Thursday, May 31, 2007
Monday, May 28, 2007
But what did Diogenes think he was doing when he was writing this odd work? And to what extent was he interested in writing something we might be happy to call a history of philosophy with the same sorts of concerns about accuracy, charity of interpretation, thoughts about the history of ideas and the influence between one position and another? It seems to me that it is not at all clear what we should say. I've tried to say something about these questions in a piece to be published later this year, but it strikes me as I think about it more that Diogenes himself is a very elusive figure. It is not easy to date him securely, or to place his own intellectual allegiances with much confidence. And, in part, it is his care to name so many sources that encourages us to look through him to a period of Hellenistic and classical scholarship.
Who knows? Perhaps over this week more of Diogenes will emerge as we read through the book carefully. Certainly, this would seem to be the only way to make any headway. It's time to read Diogenes for himself and not simply as a source for reconstructing others' philosophies.
Thursday, May 24, 2007
1. a. The action of a mob or group of people in attacking, harassing, or crowding round a person (now esp. in adulation or acclamation); an instance of this. Also: the action or an act of congregating in a mob or crowd.
It is apparently an ornithological term, used of flocks which turn on one particular member. But it is a useful description of occasional human behaviour too.
Monday, May 21, 2007
The stories about Pyrrho's life often found in later sources like Diogenes, clearly reflect the later history of the school and might not, therefore, be simple guides to early Pyrrhonian attitudes. But they are fun, nevertheless, and also revealing of just how weird philosophers were imagined to be. Pyrrho was evidently a great target for this kind of speculation, precisely because of his professed refusal to assent to any dogmatic assertion.
Still, it is not always perfectly clear to me when a given story is supposed to be critical and when it is not. For example, this extract from DL 9.62 might be a fairly straightforward example of a charge commonly made against various forms of scepticism: it is impossible to live that way. Pyrrho was supposed to be constantly in danger of being struck down as he wandered about, paying no heed to what his senses told him (or, perhaps, actively rejecting what his senses told him):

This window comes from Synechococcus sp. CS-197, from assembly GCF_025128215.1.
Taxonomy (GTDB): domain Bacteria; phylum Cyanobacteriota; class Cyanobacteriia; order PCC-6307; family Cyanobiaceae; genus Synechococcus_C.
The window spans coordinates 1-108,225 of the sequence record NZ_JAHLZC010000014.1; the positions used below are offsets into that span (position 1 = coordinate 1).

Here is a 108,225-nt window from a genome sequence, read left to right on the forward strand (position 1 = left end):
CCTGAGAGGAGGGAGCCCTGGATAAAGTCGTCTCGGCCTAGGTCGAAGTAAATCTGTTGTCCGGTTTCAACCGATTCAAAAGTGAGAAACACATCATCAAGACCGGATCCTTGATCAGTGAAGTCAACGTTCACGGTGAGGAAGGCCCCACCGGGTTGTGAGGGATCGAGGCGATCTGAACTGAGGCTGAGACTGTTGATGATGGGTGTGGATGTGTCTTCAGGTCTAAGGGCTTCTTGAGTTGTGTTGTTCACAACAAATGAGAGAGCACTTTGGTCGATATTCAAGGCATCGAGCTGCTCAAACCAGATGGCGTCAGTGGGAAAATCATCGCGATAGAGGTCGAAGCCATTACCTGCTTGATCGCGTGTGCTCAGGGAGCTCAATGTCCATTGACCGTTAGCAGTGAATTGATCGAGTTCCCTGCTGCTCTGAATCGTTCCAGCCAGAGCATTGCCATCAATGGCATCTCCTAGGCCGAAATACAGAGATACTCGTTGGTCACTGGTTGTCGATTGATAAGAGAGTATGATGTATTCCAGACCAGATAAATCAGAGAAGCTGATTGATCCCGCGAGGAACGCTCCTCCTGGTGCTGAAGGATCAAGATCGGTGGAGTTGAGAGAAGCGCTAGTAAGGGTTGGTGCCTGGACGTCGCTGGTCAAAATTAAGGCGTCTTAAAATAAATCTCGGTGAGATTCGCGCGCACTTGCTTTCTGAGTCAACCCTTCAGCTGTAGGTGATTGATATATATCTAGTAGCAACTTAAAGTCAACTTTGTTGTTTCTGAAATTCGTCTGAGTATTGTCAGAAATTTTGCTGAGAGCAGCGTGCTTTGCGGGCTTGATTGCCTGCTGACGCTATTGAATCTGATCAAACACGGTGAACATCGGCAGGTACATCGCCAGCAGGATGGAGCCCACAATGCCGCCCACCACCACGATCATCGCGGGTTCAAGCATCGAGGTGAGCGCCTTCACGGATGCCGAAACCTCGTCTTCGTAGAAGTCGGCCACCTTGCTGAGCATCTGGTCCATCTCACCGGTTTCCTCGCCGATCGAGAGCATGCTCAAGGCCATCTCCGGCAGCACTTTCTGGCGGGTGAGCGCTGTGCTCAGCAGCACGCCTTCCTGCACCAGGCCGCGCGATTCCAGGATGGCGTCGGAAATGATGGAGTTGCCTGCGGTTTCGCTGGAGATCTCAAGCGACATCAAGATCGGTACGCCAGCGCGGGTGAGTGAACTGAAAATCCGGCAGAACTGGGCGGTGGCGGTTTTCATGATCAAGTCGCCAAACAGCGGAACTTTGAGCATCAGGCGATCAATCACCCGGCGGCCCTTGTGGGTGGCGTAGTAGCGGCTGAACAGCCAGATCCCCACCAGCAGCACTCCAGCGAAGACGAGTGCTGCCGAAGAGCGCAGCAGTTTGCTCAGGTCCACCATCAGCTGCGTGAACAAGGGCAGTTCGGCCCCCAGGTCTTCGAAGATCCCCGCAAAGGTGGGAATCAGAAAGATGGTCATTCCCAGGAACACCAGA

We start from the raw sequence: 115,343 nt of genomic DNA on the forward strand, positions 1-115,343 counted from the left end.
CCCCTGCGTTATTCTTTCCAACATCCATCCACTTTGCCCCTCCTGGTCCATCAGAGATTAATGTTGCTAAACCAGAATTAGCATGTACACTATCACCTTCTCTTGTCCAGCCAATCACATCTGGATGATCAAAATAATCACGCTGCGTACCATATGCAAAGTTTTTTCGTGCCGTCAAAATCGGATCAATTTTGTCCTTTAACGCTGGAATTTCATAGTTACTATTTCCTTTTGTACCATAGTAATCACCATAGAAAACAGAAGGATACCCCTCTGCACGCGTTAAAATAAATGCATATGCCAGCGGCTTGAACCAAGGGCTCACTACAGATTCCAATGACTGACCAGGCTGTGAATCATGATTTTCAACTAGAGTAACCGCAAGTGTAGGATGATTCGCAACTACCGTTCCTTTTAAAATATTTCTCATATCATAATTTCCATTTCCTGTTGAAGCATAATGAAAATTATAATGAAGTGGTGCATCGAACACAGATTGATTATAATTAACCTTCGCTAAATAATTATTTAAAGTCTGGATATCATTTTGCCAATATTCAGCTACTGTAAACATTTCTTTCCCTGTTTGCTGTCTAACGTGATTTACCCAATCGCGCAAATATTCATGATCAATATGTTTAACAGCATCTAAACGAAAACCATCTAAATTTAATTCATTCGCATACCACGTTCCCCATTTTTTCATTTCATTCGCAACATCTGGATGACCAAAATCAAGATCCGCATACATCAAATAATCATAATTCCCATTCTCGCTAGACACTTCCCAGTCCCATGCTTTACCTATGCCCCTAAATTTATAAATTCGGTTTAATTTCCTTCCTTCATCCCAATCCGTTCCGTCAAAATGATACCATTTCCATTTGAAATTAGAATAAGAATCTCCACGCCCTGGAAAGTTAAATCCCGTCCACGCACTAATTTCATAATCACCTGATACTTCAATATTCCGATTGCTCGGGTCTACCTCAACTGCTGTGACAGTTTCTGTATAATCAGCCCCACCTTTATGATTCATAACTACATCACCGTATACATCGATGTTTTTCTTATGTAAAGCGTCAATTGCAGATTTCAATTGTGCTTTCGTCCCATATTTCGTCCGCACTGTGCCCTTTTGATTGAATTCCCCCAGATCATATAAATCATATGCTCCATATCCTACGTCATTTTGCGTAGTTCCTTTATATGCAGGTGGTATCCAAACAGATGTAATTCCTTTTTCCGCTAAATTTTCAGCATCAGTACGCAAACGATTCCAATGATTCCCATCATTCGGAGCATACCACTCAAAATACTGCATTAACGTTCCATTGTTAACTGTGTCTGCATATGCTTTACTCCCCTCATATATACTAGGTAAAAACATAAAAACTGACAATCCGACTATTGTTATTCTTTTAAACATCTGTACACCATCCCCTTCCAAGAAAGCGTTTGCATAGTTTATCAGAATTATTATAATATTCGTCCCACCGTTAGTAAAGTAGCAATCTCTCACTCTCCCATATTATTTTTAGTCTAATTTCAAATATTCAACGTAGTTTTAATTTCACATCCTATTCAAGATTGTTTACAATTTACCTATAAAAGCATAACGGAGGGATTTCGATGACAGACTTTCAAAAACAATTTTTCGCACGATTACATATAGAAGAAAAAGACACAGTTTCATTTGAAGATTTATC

Ἀκόλουθος δ’ ἦν καὶ τῷ βίῳ, μηδὲν ἐκτρεπόμενος μηδὲ φυλαττόμενος, ἅπαντα ὑφιστάμενος, ἀμάξας, εἰ τύχοι, καὶ κρημνοὺς καὶ κύνας καὶ ὅσα <τοιαῦτα> μηδὲν ταῖς αἰσθήσεσιν ἐπιτρέπων. σώζεσθαι μέντοι, καθά φασιν οἱ περὶ τὸν Καρύστιον Ἀντίγονον ὑπὸ τῶν γνωρίμων παρακολουθούντων.This is Hicks' translation:
He lived a life consistent with his doctrine going out of his way for nothing, taking no precautions, but facing all risks as they came, whether carts, precipices, dogs or what not, and, generally, leaving nothing to the arbitrament of the sense; but he was kept out of harm's way by his friends who, as Antigonus of Carystus tells us, used to follow close after him.There is no reason to think that Antigonus, whose biography of Pyrrho Diogenes uses here and there, is particularly hostile to Pyrrho. And it is worth noting that Pyrrho did live to a ripe old age. So do we have here a familiar apraxia charge? On this view, it was only because of his followers that Pyrrho did not meet a sticky end rather quickly. Surely his followers had to take a rather different attitude from Pyrrho himself to the prospect of an on-rushing cart, so the viability of this form of scepticism is parasitic of at least someone somewhere taking a resolutely non-sceptical attitude. (It is worth noting that the next comment in Diogenes comes from Aenesidemus, the first century BC fan of Pyrrho, who set out to deny that Pyrrho had ever behaved so bizzarely.) I'm more attracted to this critical interpretation than I once was, but I still wonder whether perhaps this story too is part of a more positive spin. After all, a large number of the anecdotes in Diogenes seem to be trying to offer a positive image of Pyrrho's equipoise. Can this one be viewed in this way? On this view, Pyrrho did indeed live according to his scepticism precisely because of his charismatic tranquillity which encouraged such devoted followers. On either view there is a pun to be found here. Pyrrho lives 'following' (akolouthos) his doctrine because of his followers (parakolouthountes) who pull him out of harm's way.